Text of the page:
In Greek mythology, Drosera was a naiad. She was one of the three ancestors of the Tyrians, along with Callirrhoe and Abarbarea. ...
Found on http://en.wikipedia.org/wiki/Drosera_(naiad)
(Spoon-Leaf Sundew, Sundew) These tender perennials (Sundew) are very interesting, insectivorous plants found wild in bogs from southern Japan to eastern China and south to New Zealand. Sundews may grow up to 8 inches high and from May to August, produce thin, leafless stalks, 6 to 12 inches long, of white, crimson, or pink flowers. One flower open
Found on http://www.botany.com/drosera.html
- the type genus of Droseraceae including many low bog-inhabiting insectivorous plants
Found on http://www.webdictionary.co.uk/definition.php?query=Drosera
Coughs and whooping cough Drosera is the common or round leaved sun dew, a small plant that lives on heaths, marshes, and peaty bogs across the Northern Hemisphere. The glistening sticky droplets on its leaves trap insects, which the plant dissolves and absorbs. The remedy is prepared from the fresh whole plant and affects the throat, lungs, and re
Found on http://homoeojournal.com/homoeo/remedies.php
[ New Latin , from Greek drosero`s
A genus of low perennial or biennial plants, the leaves of which are beset with gland-tipped bristles. See Sundew
Found on http://www.encyclo.co.uk/webster/D/125
<botany> A genus of low perennial or biennial plants, the leaves of which are beset with gland-tipped bristles. See Sundew. ... Origin: NL, fr. Gr. Dewy. ... Source: Websters Dictionary ... (01 Mar 1998) ...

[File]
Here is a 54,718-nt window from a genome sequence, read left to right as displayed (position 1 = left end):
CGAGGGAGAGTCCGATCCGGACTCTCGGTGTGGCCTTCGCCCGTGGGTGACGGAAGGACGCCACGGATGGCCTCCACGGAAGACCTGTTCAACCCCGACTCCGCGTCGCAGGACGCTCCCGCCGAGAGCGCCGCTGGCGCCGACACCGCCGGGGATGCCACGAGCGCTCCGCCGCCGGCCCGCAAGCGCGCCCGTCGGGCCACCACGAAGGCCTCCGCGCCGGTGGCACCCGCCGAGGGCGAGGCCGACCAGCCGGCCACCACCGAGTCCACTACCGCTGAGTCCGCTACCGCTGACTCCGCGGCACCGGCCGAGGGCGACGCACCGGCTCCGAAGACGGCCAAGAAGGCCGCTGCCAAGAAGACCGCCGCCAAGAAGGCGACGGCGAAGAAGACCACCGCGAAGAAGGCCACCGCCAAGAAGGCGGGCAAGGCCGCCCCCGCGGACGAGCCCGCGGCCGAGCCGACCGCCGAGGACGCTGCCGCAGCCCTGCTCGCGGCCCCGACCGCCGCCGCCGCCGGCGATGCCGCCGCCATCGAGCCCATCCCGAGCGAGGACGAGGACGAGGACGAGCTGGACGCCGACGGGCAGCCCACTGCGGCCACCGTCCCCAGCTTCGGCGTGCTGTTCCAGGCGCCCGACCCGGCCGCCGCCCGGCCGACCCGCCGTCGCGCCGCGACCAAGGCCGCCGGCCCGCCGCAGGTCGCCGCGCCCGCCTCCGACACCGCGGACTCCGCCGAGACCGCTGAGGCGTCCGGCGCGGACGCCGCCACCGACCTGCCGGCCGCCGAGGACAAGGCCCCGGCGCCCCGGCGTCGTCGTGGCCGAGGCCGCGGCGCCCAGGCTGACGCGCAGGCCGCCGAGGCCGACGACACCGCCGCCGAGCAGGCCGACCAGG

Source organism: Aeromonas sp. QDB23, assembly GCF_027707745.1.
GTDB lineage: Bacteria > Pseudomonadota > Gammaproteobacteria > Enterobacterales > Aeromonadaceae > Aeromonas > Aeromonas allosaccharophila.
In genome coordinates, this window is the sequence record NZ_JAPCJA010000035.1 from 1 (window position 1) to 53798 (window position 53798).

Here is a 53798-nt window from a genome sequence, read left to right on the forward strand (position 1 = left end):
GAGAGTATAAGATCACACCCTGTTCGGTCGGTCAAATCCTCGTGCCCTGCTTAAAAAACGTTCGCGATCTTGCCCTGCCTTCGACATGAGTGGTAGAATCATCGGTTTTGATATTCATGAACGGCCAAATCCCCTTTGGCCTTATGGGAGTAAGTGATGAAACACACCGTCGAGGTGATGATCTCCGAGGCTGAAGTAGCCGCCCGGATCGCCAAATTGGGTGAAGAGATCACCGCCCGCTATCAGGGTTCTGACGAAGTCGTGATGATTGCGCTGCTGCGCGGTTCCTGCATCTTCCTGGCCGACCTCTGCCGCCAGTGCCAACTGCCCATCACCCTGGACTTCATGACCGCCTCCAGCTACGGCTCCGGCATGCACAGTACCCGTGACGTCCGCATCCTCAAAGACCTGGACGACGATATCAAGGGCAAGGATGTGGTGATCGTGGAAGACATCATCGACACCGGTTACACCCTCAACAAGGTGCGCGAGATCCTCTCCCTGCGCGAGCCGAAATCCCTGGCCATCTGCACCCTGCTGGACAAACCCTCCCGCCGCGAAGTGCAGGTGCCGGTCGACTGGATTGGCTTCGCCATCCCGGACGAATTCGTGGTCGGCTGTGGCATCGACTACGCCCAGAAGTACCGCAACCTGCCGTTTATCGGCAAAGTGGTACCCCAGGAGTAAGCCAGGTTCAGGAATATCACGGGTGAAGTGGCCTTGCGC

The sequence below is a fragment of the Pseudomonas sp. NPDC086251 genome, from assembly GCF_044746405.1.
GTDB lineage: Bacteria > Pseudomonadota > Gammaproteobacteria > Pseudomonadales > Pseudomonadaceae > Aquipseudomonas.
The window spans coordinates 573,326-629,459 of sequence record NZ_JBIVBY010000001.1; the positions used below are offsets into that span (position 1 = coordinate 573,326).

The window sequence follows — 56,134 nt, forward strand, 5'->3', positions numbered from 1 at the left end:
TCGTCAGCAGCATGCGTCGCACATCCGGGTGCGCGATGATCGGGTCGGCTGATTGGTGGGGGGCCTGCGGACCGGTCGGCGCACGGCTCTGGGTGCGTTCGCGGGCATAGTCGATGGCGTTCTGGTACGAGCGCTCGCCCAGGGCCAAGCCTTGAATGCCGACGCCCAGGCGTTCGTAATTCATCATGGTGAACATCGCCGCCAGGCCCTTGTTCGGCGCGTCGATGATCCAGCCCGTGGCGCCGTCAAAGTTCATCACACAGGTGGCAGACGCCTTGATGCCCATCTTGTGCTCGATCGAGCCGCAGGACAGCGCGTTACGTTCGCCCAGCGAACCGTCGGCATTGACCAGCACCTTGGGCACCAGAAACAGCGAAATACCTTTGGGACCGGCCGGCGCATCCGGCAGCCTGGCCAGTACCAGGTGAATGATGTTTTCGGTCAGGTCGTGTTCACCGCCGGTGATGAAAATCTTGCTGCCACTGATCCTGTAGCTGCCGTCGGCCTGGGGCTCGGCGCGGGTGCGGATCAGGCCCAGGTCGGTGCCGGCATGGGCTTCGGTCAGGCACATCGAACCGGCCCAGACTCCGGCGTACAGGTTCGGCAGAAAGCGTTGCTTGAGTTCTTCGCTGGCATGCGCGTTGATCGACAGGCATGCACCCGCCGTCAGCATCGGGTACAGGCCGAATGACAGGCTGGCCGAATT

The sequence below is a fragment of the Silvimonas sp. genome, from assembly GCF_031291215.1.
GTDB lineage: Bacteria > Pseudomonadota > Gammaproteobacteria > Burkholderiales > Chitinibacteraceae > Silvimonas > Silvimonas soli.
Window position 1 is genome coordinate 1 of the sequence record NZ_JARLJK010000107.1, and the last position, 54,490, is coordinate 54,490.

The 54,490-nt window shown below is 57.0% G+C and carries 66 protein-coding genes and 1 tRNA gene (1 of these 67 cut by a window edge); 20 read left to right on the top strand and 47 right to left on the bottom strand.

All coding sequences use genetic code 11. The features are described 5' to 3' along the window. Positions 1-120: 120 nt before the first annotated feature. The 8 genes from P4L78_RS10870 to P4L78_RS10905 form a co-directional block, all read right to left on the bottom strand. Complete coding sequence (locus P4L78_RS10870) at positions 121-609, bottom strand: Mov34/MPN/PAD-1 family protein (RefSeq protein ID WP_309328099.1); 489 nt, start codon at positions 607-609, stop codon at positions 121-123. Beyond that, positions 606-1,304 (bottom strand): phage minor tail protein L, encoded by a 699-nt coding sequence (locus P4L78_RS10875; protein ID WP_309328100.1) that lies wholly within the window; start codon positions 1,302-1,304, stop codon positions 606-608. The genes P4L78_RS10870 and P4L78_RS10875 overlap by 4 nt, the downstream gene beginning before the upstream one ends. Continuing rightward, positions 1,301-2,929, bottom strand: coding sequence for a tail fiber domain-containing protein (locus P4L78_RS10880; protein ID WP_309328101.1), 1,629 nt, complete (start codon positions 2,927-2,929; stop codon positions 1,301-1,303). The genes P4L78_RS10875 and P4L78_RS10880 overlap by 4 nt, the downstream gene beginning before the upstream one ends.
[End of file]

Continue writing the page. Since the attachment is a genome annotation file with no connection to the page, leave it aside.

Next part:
Found on http://www.mondofacto.com/facts/dictionary?drosera
genus Drosera noun
the type genus of Droseraceae including many low bog-inhabiting insectivorous plants
Found on http://wordnetweb.princeton.edu/perl/webwn?s=Drosera
• (n.) A genus of low perennial or biennial plants, the leaves of which are beset with gland-tipped bristles. See Sundew.
Found on http://thinkexist.com/dictionary/meaning/drosera/
(from the article `carnivorous plant`) The family Droseraceae comprises four genera (Aldrovanda, Dionaea, Drosera, and Drosophyllum) and about 100 species, nearly all of which belong to ...
Found on http://www.britannica.com/eb/a-z/d/76
Drosera, commonly known as the sundews, comprise one of the largest genera of carnivorous plants, with at least 194 species. These members of the family Droseraceae lure, capture, and digest insects using stalked mucilaginous glands covering their leaf surface. The insects are used to supplement the poor mineral nutrition of the soil in which they
Found on http://en.wikipedia.org/wiki/Drosera
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